The Power of a Story

23 Jul

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The cover looked scary, so I almost rejected The Night Gardener  by Jonathan Auxier without opening it. When I did, I looked at the subject headings:

1. Ghosts – Fiction

2. Household employees – Fiction

3. Brothers and sisters  – Fiction

4, Orphans  – Fiction

5. Storytelling  – Fiction

6. Blessing and cursing  – Fiction

7. Dwellings  – Fiction

8. Horror stories

Number eight was worrisome because, if you’ve been reading my blog for a while, you know I have an aversion to scary stories. I have learned over time, however, many are not as scary as I fear. If you think of this list as you would an ingredients list on a food package, horror is only the 8th ingredient. Ghosts are first, but the things in between are not so bad.

So, I decided to give it a try, and like Mikey, I liked it. Do you remember Mikey?

Back to  The Night Gardener.

Molly and Kip, unaccompanied minors are driving their fish cart, pulled by their horse, Galileo, to a house everyone warns them not to go to. They feel they have no option. They are alone, unskilled, in a foreign country, and are willing to work for room and board. Molly does possess a very useful soil, aside from her willingness to work hard. She is a story-teller. The house they arrive isn’t what it seems. Something mysterious is happening and the family seems to be wasting away. The children encounter a mysterious stranger and an ancient curse. along the way, Molly tells stories and Kip wonders how a story differs from a lie. Molly thinks, “Both lies and stories involved saying things that weren’t true, but somehow the lies inside the stories felt true.” As the story unfolds, and Molly and Kip realize that they must end the curse and save the family, she elaborates:“A story helps folks face the world, even when it frightens ‘em. And a lie does the opposite. It helps you hide.”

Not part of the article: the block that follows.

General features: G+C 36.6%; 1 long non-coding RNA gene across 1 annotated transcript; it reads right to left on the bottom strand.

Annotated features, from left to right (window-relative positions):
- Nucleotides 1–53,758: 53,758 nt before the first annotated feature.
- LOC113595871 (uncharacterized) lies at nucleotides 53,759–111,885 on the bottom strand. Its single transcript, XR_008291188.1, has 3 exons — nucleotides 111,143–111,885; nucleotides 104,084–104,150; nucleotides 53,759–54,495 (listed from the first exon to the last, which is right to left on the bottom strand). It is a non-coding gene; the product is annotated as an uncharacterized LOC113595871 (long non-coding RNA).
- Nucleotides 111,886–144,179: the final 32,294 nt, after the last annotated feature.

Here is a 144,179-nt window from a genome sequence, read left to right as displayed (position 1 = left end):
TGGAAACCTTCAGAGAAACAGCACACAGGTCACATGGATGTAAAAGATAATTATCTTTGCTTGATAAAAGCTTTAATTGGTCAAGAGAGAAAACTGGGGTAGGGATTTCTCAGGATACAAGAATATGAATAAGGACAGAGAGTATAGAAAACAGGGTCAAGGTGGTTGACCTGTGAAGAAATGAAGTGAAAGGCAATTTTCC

I had a little trouble getting into the story at first. The drama unfolds slowly, but it is worth persevering. By the middle of the book, I was hooked and wanted to see how it would end. I don;t think this is a book I would read aloud in class, but I’d definitely recommend it to some of my students who love middle grade fiction. The book feels as old as a fairy tale and is very well written, aside from the Irish Brogue, which I think Auxier could have left out.

 

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One Response to “The Power of a Story”

  1. The Styling Librarian July 24, 2014 at 11:07 pm #

    Ok, I’ll pick it back up now… read the first two chapters and sighed in disappointment…

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